|Why have we chosen John of the Cross to be our
guide to the world of Christian mysticism? It is because, together with Teresa of Avila,
he was well rooted in the Christian mystical tradition, and he brought that tradition to a
higher level of self-awareness. His works, therefore, are a firm foundation upon which to
try to renew Christian contemplation today, and to come to grips with the new challenges
it faces like its dialogues with depth psychology and Eastern religions.
Juan de Yepes was born in Spain in the Castillian town of Fontiveros in 1542.
Soon after his birth his father died, and his mother had to struggle to keep her three young sons alive. This poverty probably played a role in the death of one of John's brothers and the move of the family to Medina del Campo, where John was placed in an orphanage. Upon leaving the orphanage in his teens he served as a nurse in a hospital of incurables, and attended the Jesuit college. At 21 he decided to enter the Carmelite monastery in Medina del Campo.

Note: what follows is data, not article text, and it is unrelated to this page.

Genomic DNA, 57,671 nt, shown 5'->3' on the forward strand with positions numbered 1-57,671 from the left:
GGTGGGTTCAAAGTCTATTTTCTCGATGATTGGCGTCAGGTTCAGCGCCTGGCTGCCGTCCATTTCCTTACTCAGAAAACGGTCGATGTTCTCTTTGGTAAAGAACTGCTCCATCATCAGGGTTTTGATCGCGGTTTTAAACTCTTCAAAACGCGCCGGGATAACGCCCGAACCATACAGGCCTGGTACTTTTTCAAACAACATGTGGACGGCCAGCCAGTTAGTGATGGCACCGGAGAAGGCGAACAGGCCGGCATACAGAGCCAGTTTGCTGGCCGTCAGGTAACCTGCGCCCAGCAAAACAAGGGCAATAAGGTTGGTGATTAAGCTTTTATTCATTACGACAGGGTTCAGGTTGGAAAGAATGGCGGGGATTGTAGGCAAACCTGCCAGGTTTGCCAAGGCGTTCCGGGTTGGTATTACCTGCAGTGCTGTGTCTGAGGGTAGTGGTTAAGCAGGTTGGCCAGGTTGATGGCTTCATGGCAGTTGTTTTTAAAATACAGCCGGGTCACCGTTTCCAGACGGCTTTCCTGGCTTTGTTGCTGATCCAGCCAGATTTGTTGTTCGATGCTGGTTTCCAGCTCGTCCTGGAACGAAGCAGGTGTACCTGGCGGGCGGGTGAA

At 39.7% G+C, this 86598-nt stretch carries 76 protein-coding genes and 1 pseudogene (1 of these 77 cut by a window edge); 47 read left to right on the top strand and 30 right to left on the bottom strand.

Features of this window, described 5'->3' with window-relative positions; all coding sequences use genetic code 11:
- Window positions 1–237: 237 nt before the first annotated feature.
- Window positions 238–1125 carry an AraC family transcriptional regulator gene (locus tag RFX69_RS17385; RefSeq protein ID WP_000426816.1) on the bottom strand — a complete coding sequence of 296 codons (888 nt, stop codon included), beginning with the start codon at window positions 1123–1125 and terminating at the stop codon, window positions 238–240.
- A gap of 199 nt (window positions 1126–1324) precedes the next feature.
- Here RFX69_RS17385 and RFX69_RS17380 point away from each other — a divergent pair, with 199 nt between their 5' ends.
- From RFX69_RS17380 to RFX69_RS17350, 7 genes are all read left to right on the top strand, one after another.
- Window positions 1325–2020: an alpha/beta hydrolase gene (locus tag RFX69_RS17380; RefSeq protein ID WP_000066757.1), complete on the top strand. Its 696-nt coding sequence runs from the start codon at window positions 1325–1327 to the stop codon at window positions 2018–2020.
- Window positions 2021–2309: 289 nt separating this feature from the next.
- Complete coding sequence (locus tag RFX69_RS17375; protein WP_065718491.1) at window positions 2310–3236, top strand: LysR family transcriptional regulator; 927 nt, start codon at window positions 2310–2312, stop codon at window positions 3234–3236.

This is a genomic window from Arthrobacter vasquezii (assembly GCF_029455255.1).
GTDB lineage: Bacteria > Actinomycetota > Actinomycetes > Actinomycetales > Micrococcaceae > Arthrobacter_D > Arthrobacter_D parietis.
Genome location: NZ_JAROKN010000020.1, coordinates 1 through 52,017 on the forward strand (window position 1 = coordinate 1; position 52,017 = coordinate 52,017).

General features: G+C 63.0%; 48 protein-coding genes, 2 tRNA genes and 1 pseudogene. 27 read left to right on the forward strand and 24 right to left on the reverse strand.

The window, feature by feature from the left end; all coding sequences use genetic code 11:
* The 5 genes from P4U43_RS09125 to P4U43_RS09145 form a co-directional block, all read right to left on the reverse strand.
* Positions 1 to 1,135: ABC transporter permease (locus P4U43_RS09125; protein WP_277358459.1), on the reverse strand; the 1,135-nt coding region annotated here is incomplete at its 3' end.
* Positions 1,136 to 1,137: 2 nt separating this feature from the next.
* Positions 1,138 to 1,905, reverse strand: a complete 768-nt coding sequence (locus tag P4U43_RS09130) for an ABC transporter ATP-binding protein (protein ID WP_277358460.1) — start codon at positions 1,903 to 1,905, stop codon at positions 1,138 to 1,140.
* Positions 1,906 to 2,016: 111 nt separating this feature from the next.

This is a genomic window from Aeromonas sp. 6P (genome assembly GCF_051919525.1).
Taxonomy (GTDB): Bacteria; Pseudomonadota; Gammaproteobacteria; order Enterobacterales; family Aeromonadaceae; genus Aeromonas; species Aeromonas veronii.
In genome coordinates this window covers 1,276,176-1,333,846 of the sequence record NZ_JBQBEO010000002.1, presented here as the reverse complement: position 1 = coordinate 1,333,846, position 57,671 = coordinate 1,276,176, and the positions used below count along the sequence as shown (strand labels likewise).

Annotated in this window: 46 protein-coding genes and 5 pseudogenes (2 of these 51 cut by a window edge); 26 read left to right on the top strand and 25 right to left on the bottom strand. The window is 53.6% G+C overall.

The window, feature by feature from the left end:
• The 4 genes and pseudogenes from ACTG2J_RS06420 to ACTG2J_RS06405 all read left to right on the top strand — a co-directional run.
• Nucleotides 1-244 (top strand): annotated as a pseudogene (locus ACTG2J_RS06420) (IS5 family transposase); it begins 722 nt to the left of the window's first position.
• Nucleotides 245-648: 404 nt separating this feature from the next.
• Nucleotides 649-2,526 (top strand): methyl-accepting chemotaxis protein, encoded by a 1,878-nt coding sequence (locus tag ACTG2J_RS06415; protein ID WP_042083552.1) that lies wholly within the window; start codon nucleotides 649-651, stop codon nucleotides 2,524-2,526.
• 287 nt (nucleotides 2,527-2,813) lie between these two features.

John did his studies for the priesthood at the University of Salamanca.
After being ordained as a priest he was at the point of leaving the Order for a more rigorous and secluded one when he met Teresa of Avila who had already initiated a reform movement for the sisters, and was planning one for the friars as well. She convinced him to help her in this new work, and he started the first house of the new reform and went on to hold many positions in this growing movement.
In 1577, while in the midst of an extended stay as a confessor and spiritual director at St. Teresa's convent at Avila,
he was kidnapped by the friars who opposed the reform and was imprisoned at Toledo. Buried in a dark cell and treated brutally, he began to fear for his life. Here he suffered a dark night out of which was born some of his most beautiful poetry.
The images on these pages were taken from the video In Spain with St. John of the Cross.